Renewed opposition to animal Bill


4 December 2001



Renewed opposition to animal Bill

By Adrienne Francis

THE governments proposed Animal Health Bill has attracted heated opposition on the letters page of The Daily Telegraph.


Alan Richardson of Penrith, Cumbria, condemns plans to introduce powers of slaughter in the event of another foot-and-mouth outbreak.


It would “give mandarins carte blanche to kill any animal, anywhere, anytime and for any reason, without consulting a veterinary surgeon.


“It is as if the government recognises its past wrongdoing and seeks to legalise it retrospectively.”


Mr Richardson says the handling of the recent foot-and-mouth disease outbreak was “a debasement of the veterinary art by the paymaster.”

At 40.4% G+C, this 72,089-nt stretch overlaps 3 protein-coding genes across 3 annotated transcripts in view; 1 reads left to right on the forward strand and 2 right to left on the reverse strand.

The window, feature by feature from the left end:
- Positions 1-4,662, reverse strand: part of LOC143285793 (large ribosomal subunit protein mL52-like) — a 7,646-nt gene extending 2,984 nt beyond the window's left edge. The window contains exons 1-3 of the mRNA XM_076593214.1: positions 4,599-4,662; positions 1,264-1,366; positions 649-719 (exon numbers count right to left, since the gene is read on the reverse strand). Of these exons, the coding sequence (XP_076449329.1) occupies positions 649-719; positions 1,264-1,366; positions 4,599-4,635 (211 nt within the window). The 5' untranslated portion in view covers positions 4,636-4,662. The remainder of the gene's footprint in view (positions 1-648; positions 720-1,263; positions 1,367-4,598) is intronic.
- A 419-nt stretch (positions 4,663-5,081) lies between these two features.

He adds that the Royal College of Veterinary Surgeons (RCVS) received its charter to look after the public interest.


He says that the proposed Bill will not serve the public interest and adds that “another mess is predictable.”


Instead, he argues for vets to be given more control, if a future outbreak of foot-and-mouth disease were to occur.


“Slaughter of infected flocks [should occur], with contiguous culling only where veterinary surgeons on the spot recommend it,” says the writer.


He says that this alternative is the only policy that will command the respect and co-operation of farmers.


Foot-and-mouth is best handled by vets who direct volunteer colleagues from practice, while working to principles of veterinary medicine, he writes.


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